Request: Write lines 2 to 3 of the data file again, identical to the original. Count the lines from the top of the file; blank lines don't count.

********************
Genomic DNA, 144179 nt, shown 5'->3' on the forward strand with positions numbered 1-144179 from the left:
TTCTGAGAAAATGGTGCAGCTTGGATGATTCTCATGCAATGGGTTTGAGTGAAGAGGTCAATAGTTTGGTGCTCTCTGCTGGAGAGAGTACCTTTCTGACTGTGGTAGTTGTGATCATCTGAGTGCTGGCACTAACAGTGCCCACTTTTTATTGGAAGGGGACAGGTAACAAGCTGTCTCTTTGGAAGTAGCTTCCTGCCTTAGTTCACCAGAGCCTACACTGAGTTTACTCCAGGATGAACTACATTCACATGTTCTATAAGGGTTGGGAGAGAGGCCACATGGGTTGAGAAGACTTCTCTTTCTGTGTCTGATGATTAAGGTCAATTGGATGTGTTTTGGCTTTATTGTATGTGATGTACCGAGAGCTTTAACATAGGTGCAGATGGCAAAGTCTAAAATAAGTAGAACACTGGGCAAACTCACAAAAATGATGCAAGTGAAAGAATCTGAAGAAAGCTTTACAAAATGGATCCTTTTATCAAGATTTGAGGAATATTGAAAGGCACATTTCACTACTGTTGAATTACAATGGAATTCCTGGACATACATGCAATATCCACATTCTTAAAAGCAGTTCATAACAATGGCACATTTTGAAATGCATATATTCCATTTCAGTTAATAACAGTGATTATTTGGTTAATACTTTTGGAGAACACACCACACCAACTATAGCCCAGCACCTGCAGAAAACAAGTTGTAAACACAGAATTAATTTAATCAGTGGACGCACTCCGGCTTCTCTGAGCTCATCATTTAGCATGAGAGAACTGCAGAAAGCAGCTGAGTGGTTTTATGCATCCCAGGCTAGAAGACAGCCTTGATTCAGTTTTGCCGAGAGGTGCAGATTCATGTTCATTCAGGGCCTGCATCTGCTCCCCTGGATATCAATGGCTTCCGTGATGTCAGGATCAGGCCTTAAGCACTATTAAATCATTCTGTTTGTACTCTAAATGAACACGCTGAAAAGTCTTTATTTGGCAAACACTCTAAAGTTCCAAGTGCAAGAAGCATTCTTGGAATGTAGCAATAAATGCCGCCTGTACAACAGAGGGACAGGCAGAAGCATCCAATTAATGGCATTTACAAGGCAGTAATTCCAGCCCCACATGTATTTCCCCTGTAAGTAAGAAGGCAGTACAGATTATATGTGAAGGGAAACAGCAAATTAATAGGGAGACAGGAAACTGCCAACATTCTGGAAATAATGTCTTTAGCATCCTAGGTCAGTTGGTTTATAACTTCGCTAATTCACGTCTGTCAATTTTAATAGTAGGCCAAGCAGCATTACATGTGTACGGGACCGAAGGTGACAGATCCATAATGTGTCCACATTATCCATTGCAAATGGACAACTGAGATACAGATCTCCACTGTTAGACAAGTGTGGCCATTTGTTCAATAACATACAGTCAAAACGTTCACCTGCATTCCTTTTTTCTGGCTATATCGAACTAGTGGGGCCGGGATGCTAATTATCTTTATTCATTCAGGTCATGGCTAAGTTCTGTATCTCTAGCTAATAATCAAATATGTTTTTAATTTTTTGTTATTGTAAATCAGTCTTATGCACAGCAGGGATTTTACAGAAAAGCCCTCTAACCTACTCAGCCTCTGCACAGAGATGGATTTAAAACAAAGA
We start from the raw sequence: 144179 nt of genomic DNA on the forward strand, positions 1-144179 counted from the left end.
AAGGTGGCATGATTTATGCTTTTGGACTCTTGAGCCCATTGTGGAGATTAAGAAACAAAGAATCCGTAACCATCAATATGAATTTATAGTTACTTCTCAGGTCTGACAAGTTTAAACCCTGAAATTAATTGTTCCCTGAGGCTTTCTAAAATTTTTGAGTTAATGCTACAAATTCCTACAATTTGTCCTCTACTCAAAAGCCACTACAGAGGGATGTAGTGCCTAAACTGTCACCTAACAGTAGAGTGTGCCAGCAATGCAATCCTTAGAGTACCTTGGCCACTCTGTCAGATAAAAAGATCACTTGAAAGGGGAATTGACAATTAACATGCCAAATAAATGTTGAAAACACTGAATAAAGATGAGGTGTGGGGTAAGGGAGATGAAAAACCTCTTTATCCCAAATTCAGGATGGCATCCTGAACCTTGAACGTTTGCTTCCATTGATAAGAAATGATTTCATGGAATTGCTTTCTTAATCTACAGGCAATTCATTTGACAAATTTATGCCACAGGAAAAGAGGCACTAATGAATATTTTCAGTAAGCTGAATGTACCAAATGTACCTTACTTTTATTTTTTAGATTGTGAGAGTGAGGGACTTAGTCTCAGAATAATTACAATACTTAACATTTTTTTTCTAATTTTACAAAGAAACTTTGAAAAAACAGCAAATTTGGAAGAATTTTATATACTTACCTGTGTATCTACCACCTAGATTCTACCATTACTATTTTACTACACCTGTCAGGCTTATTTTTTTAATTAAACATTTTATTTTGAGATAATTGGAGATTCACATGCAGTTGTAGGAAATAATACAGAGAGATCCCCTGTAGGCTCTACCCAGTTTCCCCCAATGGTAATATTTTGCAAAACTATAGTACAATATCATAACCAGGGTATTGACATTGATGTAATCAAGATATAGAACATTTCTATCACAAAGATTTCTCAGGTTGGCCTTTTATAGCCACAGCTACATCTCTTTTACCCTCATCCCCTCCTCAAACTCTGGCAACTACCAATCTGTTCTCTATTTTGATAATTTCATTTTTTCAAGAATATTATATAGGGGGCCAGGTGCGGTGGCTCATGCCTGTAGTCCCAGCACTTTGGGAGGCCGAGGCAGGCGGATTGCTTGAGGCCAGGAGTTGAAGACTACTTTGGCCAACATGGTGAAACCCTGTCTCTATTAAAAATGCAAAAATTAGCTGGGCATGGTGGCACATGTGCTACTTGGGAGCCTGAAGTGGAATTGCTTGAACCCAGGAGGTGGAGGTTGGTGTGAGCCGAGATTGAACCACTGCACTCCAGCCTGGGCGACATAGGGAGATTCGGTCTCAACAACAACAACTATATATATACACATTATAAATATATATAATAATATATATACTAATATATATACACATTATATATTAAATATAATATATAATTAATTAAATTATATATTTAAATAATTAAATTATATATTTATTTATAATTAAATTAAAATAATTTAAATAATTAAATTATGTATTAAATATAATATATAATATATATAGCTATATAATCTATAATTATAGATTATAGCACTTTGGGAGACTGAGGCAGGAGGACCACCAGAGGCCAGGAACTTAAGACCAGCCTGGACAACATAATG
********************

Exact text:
TTCTGAGAAAATGGTGCAGCTTGGATGATTCTCATGCAATGGGTTTGAGTGAAGAGGTCAATAGTTTGGTGCTCTCTGCTGGAGAGAGTACCTTTCTGACTGTGGTAGTTGTGATCATCTGAGTGCTGGCACTAACAGTGCCCACTTTTTATTGGAAGGGGACAGGTAACAAGCTGTCTCTTTGGAAGTAGCTTCCTGCCTTAGTTCACCAGAGCCTACACTGAGTTTACTCCAGGATGAACTACATTCACATGTTCTATAAGGGTTGGGAGAGAGGCCACATGGGTTGAGAAGACTTCTCTTTCTGTGTCTGATGATTAAGGTCAATTGGATGTGTTTTGGCTTTATTGTATGTGATGTACCGAGAGCTTTAACATAGGTGCAGATGGCAAAGTCTAAAATAAGTAGAACACTGGGCAAACTCACAAAAATGATGCAAGTGAAAGAATCTGAAGAAAGCTTTACAAAATGGATCCTTTTATCAAGATTTGAGGAATATTGAAAGGCACATTTCACTACTGTTGAATTACAATGGAATTCCTGGACATACATGCAATATCCACATTCTTAAAAGCAGTTCATAACAATGGCACATTTTGAAATGCATATATTCCATTTCAGTTAATAACAGTGATTATTTGGTTAATACTTTTGGAGAACACACCACACCAACTATAGCCCAGCACCTGCAGAAAACAAGTTGTAAACACAGAATTAATTTAATCAGTGGACGCACTCCGGCTTCTCTGAGCTCATCATTTAGCATGAGAGAACTGCAGAAAGCAGCTGAGTGGTTTTATGCATCCCAGGCTAGAAGACAGCCTTGATTCAGTTTTGCCGAGAGGTGCAGATTCATGTTCATTCAGGGCCTGCATCTGCTCCCCTGGATATCAATGGCTTCCGTGATGTCAGGATCAGGCCTTAAGCACTATTAAATCATTCTGTTTGTACTCTAAATGAACACGCTGAAAAGTCTTTATTTGGCAAACACTCTAAAGTTCCAAGTGCAAGAAGCATTCTTGGAATGTAGCAATAAATGCCGCCTGTACAACAGAGGGACAGGCAGAAGCATCCAATTAATGGCATTTACAAGGCAGTAATTCCAGCCCCACATGTATTTCCCCTGTAAGTAAGAAGGCAGTACAGATTATATGTGAAGGGAAACAGCAAATTAATAGGGAGACAGGAAACTGCCAACATTCTGGAAATAATGTCTTTAGCATCCTAGGTCAGTTGGTTTATAACTTCGCTAATTCACGTCTGTCAATTTTAATAGTAGGCCAAGCAGCATTACATGTGTACGGGACCGAAGGTGACAGATCCATAATGTGTCCACATTATCCATTGCAAATGGACAACTGAGATACAGATCTCCACTGTTAGACAAGTGTGGCCATTTGTTCAATAACATACAGTCAAAACGTTCACCTGCATTCCTTTTTTCTGGCTATATCGAACTAGTGGGGCCGGGATGCTAATTATCTTTATTCATTCAGGTCATGGCTAAGTTCTGTATCTCTAGCTAATAATCAAATATGTTTTTAATTTTTTGTTATTGTAAATCAGTCTTATGCACAGCAGGGATTTTACAGAAAAGCCCTCTAACCTACTCAGCCTCTGCACAGAGATGGATTTAAAACAAAGA
We start from the raw sequence: 144179 nt of genomic DNA on the forward strand, positions 1-144179 counted from the left end.